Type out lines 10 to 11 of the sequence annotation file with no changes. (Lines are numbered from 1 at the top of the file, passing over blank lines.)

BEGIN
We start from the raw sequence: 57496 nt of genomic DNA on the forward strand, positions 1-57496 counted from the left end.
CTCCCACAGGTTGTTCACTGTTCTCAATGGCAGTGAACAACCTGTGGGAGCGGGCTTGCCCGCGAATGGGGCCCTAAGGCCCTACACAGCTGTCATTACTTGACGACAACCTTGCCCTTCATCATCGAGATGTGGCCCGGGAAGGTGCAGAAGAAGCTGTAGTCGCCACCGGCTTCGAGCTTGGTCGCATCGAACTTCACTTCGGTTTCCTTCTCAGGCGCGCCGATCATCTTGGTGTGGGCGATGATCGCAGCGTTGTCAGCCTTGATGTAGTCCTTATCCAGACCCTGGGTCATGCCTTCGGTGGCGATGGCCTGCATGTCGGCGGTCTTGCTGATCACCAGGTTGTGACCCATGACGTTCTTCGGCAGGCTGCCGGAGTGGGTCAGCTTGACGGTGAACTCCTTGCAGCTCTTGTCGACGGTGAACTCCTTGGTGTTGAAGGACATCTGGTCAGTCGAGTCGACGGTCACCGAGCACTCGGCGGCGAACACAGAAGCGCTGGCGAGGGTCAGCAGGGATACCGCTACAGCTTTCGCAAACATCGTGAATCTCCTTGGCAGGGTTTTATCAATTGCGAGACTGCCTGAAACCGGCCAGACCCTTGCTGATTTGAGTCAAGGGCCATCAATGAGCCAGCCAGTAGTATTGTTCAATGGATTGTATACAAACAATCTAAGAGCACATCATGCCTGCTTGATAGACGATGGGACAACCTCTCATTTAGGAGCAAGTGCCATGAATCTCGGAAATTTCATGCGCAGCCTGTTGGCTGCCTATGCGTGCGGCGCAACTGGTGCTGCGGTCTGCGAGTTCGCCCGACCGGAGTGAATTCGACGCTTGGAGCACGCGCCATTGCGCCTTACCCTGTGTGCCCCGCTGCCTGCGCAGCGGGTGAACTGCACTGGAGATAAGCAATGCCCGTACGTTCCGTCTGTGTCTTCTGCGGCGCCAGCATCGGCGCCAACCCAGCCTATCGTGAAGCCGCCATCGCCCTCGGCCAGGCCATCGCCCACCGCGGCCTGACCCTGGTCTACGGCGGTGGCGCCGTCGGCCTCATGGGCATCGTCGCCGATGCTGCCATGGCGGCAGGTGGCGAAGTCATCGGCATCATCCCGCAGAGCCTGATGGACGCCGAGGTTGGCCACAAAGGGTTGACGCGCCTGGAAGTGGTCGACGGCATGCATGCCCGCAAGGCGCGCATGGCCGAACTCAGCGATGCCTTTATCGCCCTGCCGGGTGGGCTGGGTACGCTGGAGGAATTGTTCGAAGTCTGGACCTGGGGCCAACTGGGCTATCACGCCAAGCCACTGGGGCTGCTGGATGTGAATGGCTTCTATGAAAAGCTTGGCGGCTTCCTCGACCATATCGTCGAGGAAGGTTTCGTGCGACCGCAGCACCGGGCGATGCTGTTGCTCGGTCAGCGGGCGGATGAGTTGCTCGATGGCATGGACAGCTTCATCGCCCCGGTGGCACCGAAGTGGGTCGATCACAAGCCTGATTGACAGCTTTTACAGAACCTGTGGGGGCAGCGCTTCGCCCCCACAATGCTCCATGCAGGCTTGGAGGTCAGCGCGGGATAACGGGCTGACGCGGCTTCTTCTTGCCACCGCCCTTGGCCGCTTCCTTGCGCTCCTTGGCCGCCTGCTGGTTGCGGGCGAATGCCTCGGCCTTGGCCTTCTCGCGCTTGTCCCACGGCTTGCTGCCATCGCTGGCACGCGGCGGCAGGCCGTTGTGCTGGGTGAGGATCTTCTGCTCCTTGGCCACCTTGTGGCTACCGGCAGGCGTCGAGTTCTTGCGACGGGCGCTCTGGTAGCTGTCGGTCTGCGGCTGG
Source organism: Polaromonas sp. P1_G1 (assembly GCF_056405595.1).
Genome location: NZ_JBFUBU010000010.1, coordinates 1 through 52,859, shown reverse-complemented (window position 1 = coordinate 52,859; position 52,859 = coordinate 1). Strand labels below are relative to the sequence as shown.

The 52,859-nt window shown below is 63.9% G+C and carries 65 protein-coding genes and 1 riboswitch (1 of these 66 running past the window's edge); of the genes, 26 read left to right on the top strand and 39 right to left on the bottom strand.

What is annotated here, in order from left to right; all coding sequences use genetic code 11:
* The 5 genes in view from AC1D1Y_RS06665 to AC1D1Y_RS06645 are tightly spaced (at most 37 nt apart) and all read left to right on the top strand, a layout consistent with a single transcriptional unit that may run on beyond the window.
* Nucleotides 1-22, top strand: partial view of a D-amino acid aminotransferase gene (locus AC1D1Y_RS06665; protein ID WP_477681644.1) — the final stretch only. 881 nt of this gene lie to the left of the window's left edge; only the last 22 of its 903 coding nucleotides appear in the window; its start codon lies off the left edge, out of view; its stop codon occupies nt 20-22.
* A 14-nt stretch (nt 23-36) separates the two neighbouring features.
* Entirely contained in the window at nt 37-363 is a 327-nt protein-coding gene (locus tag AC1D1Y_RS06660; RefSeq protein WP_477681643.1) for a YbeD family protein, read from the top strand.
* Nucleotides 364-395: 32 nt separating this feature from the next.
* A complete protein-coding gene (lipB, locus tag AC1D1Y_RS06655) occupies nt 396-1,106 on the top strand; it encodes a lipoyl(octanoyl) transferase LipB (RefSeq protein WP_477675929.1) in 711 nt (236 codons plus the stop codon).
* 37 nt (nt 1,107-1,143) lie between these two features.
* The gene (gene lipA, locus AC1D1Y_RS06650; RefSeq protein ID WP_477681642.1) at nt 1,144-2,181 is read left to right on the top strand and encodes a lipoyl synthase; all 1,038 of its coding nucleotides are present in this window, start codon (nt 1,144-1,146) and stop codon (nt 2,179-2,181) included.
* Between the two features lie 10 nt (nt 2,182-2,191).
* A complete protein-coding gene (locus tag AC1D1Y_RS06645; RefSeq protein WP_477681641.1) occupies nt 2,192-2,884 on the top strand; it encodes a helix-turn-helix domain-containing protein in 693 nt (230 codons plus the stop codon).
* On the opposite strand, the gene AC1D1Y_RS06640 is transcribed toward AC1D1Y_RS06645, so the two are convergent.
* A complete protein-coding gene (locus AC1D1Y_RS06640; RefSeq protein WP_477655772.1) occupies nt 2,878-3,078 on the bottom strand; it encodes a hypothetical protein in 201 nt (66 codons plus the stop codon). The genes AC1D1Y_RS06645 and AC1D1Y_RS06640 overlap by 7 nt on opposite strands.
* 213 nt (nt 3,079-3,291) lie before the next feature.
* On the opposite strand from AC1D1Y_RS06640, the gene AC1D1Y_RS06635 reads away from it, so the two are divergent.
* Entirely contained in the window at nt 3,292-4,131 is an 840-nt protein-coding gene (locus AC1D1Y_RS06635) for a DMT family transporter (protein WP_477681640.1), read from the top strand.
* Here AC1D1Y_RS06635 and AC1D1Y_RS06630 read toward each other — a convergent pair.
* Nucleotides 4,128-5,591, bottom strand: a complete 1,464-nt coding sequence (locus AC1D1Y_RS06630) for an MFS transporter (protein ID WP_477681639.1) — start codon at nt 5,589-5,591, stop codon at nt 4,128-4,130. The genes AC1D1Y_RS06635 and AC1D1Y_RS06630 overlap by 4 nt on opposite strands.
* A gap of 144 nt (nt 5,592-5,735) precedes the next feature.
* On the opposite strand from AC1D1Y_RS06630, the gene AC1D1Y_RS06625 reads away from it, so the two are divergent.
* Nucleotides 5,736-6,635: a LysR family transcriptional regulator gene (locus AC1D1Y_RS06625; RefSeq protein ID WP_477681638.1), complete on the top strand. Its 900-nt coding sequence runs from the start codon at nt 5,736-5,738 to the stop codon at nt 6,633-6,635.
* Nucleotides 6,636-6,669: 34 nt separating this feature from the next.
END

* Entirely contained in the window at nt 37-363 is a 327-nt protein-coding gene (locus tag AC1D1Y_RS06660; RefSeq protein WP_477681643.1) for a YbeD family protein, read from the top strand.
* Nucleotides 364-395: 32 nt separating this feature from the next.